Publisher: OUP Oxford
Publication Date: March 09, 2017
Binding: Kobo eBook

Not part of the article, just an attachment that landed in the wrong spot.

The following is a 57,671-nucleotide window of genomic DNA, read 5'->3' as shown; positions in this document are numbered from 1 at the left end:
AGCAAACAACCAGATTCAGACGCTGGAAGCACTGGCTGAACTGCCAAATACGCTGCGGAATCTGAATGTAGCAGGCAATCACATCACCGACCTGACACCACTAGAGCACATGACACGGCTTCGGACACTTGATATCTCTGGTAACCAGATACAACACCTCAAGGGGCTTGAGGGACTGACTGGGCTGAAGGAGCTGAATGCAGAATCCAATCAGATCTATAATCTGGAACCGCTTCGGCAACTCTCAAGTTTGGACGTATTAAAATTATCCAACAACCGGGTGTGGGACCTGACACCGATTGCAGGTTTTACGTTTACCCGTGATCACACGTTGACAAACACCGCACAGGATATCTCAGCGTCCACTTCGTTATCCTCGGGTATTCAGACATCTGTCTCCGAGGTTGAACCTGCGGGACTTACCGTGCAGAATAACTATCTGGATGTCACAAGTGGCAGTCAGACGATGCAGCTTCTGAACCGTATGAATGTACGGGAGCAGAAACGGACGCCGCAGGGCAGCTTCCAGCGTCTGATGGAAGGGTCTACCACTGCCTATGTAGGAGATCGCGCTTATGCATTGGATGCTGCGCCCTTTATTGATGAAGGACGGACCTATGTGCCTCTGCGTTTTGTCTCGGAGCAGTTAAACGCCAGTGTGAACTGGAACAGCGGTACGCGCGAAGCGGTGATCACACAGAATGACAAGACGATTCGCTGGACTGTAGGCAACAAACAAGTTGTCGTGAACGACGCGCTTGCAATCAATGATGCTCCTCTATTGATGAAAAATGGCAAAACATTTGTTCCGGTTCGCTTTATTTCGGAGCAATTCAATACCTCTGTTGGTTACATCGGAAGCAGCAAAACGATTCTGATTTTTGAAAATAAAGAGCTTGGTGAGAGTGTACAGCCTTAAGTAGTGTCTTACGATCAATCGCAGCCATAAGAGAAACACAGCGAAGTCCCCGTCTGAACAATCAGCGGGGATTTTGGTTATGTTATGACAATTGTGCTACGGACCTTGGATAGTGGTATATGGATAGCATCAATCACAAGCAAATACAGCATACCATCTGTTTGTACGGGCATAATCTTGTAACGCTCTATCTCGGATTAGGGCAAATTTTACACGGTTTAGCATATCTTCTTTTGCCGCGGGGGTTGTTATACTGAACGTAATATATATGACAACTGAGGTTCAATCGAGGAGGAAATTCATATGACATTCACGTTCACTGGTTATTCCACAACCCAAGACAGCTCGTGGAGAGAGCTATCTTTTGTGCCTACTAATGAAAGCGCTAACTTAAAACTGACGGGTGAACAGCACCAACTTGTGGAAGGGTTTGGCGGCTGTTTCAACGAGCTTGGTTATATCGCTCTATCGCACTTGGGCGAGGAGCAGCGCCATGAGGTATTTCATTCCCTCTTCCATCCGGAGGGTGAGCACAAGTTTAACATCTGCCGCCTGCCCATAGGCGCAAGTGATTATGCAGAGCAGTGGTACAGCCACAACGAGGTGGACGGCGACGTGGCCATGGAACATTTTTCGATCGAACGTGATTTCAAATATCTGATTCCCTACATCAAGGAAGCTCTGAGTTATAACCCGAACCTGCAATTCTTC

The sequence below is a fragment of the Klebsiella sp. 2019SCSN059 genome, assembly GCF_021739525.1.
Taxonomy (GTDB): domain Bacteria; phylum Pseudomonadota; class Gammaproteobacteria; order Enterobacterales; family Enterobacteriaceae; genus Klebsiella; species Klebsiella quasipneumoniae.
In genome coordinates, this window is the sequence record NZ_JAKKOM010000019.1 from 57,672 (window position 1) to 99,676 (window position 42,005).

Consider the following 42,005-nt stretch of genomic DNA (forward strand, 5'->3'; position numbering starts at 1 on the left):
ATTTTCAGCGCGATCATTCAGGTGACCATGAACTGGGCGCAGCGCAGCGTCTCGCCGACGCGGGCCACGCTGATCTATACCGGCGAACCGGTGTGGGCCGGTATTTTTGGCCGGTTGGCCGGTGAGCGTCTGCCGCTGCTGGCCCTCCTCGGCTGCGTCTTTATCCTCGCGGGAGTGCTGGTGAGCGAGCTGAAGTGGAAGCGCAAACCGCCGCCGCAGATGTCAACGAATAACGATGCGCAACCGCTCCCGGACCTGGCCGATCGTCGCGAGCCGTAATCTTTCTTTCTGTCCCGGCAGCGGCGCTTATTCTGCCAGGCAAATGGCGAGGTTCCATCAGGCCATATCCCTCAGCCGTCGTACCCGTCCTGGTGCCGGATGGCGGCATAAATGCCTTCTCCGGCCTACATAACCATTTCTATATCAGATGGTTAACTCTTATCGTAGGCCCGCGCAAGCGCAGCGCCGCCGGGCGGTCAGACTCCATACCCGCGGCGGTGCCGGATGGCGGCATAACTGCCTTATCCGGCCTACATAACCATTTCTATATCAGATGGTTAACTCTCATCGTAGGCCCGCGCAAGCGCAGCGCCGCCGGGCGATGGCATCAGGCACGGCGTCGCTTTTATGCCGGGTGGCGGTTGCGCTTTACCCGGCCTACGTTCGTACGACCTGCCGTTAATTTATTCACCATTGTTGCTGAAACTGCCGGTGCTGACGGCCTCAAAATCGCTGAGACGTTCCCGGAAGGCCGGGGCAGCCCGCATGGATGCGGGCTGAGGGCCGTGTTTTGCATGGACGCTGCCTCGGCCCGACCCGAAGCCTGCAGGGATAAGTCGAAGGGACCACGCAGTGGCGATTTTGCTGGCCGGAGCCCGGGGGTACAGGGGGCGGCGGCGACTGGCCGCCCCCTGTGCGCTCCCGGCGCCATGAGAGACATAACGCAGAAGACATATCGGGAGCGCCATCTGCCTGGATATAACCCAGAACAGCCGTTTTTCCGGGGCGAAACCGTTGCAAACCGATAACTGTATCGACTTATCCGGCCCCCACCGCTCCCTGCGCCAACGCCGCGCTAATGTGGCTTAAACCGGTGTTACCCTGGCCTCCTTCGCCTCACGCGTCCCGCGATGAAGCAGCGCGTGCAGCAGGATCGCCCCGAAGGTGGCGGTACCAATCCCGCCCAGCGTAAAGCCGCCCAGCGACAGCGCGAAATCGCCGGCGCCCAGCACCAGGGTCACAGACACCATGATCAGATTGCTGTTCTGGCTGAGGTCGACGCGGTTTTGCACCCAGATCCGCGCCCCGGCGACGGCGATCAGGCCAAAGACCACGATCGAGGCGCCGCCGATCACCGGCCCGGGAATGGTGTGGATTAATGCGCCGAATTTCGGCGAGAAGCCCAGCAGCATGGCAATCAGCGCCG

The 2011 general election in the Republic of Ireland, which took place against a backdrop of economic collapse, was one of the most dramatic ever witnessed. The most notable outcome was the collapse of Fianna Fáil, one of the world's most enduring and successful parties. In comparative terms Fianna Fáil's defeat was among the largest experienced by a major party in the history of parliamentary democracy. It went from being the largest party in the state (a position it had held since 1932) to being a bit player in Irish political life. And yet ultimately, there was much that remained the same, perhaps most distinctly of all the fact that no new parties emerged. It was, if anything, a 'conservative revolution'. A Conservative Revolution? examines underlying voter attitudes in the period 2002-11. Drawing on three national election studies the book follows party system evolution and voter behaviour from boom to bust. These data permits an unprecedented insight into a party system and its voters at a time of great change, as the country went through a period of rapid growth to become one of Europe's wealthiest states in the early twenty-first century to economic meltdown in the midst of the international Great Recession, all of this in the space of a single decade. In the process, this study explores many of the well-established norms and conventional wisdoms of Irish electoral behaviour that make it such an interesting case study for comparison with other industrialized democracies.